Identification of point mutations in c-Cbl (11q23.3) using SNP-A. Given the prevalence of UPD on chromosome 11q, we screened for candidate genes located in this region in an attempt to identify novel mutations. Candidate genes were chosen using a simple algorithm based on physical location and function of the encoded protein. Genes were first considered according to their location within minimally affected regions of UPD. Next, genes involved with leukemia, cell signaling, cell cycle regulation, or apoptosis were selected (particularly receptor tyrosine kinases or those linked to tyrosine kinase activity). Finally, genes already known to be involved with disease processes were isolated. In this manner, potential gene candidates were minimized from a list of many to a small few.
Among several candidate genes on 11q, including ATM, MLL, and STS1, was c-Cbl, a gene that encodes an E3 ubiquitin ligase involved in the ubiquitylation and degradation of active protein tyrosine kinase receptors ( 24). Oncogenic mutations of c-Cbl occurring in a highly conserved α-helix linker joining an SH2 tyrosine kinase receptor binding domain with a RING domain have been previously identified in cell lines and in a small number of patients with primary AML (5 of 162 in all; refs. 25– 28); however, to our knowledge, no mutations occurring in other c-Cbl protein domains and/or in other hematologic malignancies have been found thus far. Therefore, c-Cbl seemed a logical target for sequence analysis.
Among our UPD11q cohort, all 12 patients harbored UPD11q in the region of the c-Cbl gene ( Fig. 4A). Direct genomic sequencing of c-Cbl in these patients revealed the presence of three unique missense mutations, all occurring within or directly adjacent to the RING finger domain. In total, 7 of 12 patients were affected ( Table 2 ). One mutation, occurring in 2 of 7 patients, resulted in the substitution of an arginine residue with either glutamine or proline at position 420 (R420Q/P). R420Q, lying just outside the RING domain, has been previously identified in 1 of 150 AML patients ( 28); however, we also found two additional, newly identified missense mutations, both affecting the cysteine residues of the RING finger in the remaining 5 patients ( Fig. 4B and C). The cysteine residues, which bind zinc ions that form the zinc-chelating loops responsible for accommodating contacts with UbcH7, are critical for maintaining proper RING domain structure ( 29). In 2 of 5 patients, residue 384 was altered by substitution of a tyrosine. In the other 3 patients, residue 404 was altered by substitution of either a tyrosine (in 1 patient) or serine (in 2 patients; Fig. 4D). The presence of each somatic mutation was confirmed by bidirectional DNA sequencing of multiple isolates and comparison against CD3+ sorted lymphocytes when available.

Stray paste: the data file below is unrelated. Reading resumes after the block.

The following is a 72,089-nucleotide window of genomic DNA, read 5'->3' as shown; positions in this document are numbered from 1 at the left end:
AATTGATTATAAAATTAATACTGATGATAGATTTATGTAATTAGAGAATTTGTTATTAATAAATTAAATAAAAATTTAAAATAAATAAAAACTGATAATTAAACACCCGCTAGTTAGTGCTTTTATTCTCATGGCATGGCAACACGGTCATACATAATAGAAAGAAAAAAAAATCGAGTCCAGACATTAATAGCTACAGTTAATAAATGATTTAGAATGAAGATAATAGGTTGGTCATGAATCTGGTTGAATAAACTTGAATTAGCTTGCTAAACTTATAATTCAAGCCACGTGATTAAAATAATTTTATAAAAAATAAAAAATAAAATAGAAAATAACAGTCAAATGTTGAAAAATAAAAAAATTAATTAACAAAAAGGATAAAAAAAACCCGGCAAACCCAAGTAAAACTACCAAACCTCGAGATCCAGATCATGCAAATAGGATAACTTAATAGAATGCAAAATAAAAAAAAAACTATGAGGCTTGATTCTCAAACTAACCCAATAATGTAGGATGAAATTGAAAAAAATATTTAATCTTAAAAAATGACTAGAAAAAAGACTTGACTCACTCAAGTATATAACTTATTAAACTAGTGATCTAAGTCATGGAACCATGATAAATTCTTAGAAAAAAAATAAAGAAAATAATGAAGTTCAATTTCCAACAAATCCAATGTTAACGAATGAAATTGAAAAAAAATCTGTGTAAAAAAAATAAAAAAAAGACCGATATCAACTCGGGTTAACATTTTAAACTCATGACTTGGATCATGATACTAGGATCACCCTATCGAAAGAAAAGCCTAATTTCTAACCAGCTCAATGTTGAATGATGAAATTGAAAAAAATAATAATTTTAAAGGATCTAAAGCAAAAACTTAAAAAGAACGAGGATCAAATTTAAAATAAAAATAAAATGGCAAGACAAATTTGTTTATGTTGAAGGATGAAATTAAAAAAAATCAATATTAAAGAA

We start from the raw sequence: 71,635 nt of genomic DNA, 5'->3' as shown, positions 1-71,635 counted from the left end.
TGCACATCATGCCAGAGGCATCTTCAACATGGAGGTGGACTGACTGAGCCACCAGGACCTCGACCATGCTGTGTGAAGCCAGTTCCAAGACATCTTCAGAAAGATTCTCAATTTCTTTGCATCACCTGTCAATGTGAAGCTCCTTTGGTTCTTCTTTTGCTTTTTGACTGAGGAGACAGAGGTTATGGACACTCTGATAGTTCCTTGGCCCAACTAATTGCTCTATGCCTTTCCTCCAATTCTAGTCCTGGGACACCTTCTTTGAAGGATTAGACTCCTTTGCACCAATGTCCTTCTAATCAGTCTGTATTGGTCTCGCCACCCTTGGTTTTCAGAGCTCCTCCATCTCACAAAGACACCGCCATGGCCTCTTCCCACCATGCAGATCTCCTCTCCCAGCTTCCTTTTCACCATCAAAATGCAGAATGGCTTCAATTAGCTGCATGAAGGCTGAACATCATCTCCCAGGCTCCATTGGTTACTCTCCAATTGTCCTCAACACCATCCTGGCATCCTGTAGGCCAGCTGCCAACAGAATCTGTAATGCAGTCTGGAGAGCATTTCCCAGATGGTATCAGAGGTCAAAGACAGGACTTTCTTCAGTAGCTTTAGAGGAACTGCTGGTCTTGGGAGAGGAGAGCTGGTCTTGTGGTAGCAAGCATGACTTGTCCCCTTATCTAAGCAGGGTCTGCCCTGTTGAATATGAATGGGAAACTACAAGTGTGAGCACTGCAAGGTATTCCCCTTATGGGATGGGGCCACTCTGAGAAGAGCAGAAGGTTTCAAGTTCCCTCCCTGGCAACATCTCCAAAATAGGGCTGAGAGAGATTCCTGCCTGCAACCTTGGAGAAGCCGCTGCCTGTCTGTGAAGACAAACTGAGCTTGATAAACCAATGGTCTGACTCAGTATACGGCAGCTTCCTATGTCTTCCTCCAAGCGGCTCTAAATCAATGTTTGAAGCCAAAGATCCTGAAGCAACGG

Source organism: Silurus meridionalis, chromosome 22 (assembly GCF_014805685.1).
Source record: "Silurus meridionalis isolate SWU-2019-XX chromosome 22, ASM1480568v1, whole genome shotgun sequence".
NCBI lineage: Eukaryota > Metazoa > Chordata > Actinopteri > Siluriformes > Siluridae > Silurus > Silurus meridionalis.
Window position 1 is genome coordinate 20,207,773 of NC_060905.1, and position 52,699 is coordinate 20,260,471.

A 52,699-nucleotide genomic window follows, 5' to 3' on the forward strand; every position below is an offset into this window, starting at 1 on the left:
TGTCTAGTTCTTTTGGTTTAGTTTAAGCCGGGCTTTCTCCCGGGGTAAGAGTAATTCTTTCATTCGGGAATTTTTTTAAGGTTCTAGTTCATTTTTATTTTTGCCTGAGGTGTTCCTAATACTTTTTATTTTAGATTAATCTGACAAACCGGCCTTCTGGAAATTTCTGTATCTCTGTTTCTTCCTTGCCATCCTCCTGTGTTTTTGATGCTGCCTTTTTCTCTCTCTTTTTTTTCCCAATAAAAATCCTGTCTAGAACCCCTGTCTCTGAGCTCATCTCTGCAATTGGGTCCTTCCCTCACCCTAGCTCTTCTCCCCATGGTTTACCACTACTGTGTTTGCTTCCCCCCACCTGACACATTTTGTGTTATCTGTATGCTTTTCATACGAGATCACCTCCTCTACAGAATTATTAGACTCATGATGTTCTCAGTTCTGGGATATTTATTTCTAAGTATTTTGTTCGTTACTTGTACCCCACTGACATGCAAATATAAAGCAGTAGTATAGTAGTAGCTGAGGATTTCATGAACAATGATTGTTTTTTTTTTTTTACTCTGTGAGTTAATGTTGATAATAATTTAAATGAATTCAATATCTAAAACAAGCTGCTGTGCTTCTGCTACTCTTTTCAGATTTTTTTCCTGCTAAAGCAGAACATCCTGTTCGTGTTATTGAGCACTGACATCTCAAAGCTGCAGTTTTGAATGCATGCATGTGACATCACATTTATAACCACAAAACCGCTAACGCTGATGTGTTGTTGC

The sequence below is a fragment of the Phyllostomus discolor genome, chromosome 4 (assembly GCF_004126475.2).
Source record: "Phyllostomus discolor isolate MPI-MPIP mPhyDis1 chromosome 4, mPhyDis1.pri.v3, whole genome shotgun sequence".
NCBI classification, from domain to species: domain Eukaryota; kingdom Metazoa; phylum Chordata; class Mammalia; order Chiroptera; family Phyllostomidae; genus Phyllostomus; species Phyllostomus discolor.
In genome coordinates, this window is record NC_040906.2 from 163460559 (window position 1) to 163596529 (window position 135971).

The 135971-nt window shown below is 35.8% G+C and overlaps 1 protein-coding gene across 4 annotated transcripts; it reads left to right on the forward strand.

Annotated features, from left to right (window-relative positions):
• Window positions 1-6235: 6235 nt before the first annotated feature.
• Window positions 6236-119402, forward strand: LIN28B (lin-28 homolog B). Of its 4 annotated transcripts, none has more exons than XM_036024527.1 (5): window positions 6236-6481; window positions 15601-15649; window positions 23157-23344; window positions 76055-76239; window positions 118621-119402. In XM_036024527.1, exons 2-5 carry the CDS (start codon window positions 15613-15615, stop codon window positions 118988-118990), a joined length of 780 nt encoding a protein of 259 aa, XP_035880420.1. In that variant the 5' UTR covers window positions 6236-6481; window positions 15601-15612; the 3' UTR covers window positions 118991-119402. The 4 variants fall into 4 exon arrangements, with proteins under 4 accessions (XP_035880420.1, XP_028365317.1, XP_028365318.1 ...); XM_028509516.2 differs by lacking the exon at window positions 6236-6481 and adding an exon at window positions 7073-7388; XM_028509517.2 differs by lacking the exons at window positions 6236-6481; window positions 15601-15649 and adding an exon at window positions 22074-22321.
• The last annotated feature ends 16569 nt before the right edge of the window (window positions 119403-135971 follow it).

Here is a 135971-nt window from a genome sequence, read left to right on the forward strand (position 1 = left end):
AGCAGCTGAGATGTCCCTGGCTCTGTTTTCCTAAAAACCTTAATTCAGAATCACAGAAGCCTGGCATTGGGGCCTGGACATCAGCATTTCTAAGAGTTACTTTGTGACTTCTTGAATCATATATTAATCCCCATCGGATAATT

Given the preponderance of c-Cbl mutations in patients who exhibit MDS/MPD features, we tested for the presence of monoallelic mutations in all patients with a diagnosis of MDS/MPD, including those negative for UPD11q; however, in 40 such patients screened, no c-Cbl mutations were identified.
SNP-A technology, with its improved resolution and ability to detect UPD, increases the overall detection rate of chromosomal abnormalities and complements metaphase cytogenetics (MC) in the delineation of chromosomal lesions associated with hematologic malignancies. Recently, we and others have shown that in MDS, MDS/MPD, and MDS-derived AML, previously unrecognized chromosomal defects detected by SNP-A have similar effect on prognostic variables including overall survival as those lesions detected by MC ( 7, 9). In addition to its potential clinical implications, SNP-A karyotyping is also an excellent investigative tool, facilitating delineation of invariant chromosomal defects and, in turn, corresponding genes that may be implicated in the pathogenesis of hematologic malignancies.